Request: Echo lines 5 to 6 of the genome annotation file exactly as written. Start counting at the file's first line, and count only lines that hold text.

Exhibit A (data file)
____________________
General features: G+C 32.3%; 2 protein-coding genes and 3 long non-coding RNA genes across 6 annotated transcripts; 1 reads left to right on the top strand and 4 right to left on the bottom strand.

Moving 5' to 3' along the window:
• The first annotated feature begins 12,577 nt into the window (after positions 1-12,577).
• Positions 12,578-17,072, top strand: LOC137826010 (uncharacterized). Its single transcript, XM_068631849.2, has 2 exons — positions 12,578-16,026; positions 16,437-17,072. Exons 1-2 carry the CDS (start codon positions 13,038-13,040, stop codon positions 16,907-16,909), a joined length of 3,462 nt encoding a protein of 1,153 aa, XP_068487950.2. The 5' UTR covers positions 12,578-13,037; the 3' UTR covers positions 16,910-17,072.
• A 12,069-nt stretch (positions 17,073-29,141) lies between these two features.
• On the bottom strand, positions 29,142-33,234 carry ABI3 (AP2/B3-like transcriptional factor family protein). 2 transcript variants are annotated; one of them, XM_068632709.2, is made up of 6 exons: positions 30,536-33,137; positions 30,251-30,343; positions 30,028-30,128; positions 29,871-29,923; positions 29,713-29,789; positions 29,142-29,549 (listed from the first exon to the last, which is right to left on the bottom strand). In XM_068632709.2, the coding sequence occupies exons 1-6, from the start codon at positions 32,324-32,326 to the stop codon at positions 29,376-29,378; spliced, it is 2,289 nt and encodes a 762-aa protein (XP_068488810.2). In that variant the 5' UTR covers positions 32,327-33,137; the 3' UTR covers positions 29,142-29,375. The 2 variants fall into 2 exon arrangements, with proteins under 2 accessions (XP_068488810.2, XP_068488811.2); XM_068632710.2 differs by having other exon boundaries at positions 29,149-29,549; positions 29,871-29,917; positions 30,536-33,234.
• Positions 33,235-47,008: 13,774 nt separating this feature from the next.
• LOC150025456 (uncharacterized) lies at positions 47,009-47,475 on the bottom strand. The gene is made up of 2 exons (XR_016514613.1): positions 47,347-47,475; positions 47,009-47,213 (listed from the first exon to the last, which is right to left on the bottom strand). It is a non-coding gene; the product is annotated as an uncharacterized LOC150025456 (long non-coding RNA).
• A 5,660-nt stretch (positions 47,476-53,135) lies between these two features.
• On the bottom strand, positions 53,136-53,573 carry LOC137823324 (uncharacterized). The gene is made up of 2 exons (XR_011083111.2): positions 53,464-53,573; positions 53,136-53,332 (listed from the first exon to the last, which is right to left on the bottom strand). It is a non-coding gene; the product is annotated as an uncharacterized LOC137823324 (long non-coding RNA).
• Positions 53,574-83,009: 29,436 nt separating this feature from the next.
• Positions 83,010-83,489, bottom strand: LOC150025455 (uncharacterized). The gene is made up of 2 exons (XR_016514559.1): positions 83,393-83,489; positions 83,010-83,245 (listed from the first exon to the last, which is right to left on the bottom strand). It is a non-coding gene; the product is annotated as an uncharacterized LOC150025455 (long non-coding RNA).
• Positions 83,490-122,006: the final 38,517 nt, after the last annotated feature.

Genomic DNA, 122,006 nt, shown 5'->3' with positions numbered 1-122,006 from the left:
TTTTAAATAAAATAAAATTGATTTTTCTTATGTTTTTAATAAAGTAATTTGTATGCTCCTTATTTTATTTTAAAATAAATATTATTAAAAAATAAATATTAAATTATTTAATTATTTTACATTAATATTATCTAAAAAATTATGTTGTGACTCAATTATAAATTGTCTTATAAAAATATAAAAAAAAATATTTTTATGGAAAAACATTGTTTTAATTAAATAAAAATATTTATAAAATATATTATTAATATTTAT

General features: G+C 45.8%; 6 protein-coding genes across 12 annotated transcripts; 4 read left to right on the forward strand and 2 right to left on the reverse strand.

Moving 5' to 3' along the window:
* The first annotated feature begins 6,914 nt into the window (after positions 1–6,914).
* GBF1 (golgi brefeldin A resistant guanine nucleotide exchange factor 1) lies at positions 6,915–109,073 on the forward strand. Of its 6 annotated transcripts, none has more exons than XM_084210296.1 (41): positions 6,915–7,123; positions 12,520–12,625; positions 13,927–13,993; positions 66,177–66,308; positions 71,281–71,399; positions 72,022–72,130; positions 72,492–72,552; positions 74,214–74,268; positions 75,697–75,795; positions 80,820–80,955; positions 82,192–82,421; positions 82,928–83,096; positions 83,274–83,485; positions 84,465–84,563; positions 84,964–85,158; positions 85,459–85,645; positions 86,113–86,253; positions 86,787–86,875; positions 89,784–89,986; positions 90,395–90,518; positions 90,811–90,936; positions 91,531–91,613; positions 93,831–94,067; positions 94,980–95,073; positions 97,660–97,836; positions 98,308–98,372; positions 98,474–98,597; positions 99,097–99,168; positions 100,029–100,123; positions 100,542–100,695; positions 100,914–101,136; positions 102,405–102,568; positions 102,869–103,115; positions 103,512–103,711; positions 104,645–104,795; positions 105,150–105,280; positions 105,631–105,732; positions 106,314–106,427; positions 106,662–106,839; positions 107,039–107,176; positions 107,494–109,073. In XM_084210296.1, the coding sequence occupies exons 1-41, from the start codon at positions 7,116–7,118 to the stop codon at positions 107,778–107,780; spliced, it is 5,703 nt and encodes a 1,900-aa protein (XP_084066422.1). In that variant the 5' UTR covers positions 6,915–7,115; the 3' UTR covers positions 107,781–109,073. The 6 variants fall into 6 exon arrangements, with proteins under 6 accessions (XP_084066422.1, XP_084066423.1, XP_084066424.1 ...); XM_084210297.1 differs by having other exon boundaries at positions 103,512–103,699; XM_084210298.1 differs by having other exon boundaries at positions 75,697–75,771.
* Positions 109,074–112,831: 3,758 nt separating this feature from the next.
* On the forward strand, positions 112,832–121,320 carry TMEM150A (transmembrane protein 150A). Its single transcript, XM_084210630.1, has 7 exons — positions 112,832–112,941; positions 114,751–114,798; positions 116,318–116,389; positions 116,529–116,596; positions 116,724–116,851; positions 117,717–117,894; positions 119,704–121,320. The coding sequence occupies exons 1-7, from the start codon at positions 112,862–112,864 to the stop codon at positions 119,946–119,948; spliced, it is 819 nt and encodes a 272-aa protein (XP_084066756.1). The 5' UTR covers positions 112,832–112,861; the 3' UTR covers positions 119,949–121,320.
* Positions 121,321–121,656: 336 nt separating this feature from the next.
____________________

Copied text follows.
• A 12,069-nt stretch (positions 17,073-29,141) lies between these two features.
• On the bottom strand, positions 29,142-33,234 carry ABI3 (AP2/B3-like transcriptional factor family protein). 2 transcript variants are annotated; one of them, XM_068632709.2, is made up of 6 exons: positions 30,536-33,137; positions 30,251-30,343; positions 30,028-30,128; positions 29,871-29,923; positions 29,713-29,789; positions 29,142-29,549 (listed from the first exon to the last, which is right to left on the bottom strand). In XM_068632709.2, the coding sequence occupies exons 1-6, from the start codon at positions 32,324-32,326 to the stop codon at positions 29,376-29,378; spliced, it is 2,289 nt and encodes a 762-aa protein (XP_068488810.2). In that variant the 5' UTR covers positions 32,327-33,137; the 3' UTR covers positions 29,142-29,375. The 2 variants fall into 2 exon arrangements, with proteins under 2 accessions (XP_068488810.2, XP_068488811.2); XM_068632710.2 differs by having other exon boundaries at positions 29,149-29,549; positions 29,871-29,917; positions 30,536-33,234.